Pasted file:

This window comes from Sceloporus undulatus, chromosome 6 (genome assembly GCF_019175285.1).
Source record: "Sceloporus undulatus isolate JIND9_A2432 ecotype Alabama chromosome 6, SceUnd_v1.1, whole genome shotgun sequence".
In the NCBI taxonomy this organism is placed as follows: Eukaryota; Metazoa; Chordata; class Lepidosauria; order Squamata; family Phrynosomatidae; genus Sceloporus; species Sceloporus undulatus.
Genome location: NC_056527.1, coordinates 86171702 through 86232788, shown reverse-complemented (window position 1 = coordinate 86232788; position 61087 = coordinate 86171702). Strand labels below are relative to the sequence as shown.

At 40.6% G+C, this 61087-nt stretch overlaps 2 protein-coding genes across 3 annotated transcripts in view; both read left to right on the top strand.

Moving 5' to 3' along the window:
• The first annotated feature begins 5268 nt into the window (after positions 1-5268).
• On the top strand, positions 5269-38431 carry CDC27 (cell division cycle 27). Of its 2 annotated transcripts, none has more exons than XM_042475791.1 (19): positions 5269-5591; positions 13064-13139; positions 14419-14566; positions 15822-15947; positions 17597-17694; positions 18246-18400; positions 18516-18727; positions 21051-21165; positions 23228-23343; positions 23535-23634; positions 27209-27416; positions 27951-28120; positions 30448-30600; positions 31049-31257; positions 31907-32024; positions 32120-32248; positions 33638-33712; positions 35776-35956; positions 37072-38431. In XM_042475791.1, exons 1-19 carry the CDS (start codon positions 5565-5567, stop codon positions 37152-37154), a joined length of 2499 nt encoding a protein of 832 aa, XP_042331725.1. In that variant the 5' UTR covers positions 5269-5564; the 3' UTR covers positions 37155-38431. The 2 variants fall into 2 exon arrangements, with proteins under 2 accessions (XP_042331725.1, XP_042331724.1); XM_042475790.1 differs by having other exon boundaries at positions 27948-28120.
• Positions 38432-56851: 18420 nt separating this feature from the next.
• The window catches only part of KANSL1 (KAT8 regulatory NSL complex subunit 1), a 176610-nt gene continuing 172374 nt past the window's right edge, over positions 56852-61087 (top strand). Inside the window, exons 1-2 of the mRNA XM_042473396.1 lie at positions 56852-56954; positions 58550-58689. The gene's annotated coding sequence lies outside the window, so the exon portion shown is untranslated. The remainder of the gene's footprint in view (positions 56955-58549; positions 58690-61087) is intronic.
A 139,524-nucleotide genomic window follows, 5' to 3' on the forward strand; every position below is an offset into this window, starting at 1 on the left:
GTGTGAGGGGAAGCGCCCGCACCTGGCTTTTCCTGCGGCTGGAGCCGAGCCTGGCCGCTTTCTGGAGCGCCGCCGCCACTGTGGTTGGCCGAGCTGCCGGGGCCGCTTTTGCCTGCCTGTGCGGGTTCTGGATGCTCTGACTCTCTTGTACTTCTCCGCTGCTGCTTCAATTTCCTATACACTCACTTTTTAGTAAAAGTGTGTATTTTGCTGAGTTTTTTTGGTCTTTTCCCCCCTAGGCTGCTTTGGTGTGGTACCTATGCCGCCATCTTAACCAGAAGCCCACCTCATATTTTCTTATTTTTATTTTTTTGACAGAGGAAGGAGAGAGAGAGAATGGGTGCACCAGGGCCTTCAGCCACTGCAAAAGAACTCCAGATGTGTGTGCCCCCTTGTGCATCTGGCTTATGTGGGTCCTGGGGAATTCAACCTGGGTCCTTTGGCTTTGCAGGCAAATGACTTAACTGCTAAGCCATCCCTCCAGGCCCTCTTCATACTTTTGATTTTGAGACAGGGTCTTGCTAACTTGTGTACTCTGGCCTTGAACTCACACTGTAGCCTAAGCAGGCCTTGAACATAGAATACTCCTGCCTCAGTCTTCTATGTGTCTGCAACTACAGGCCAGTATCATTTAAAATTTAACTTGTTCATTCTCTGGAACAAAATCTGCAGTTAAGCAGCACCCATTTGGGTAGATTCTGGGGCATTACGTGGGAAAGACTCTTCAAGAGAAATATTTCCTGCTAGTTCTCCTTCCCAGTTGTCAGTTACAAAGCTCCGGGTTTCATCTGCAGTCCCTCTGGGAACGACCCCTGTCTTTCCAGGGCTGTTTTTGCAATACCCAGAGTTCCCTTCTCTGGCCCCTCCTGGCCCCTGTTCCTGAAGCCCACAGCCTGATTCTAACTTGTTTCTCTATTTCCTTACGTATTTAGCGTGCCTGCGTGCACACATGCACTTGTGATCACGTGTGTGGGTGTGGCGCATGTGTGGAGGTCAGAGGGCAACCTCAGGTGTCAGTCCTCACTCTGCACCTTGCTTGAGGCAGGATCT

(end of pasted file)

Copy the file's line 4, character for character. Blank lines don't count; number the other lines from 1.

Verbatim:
Genome location: NC_056527.1, coordinates 86171702 through 86232788, shown reverse-complemented (window position 1 = coordinate 86232788; position 61087 = coordinate 86171702). Strand labels below are relative to the sequence as shown.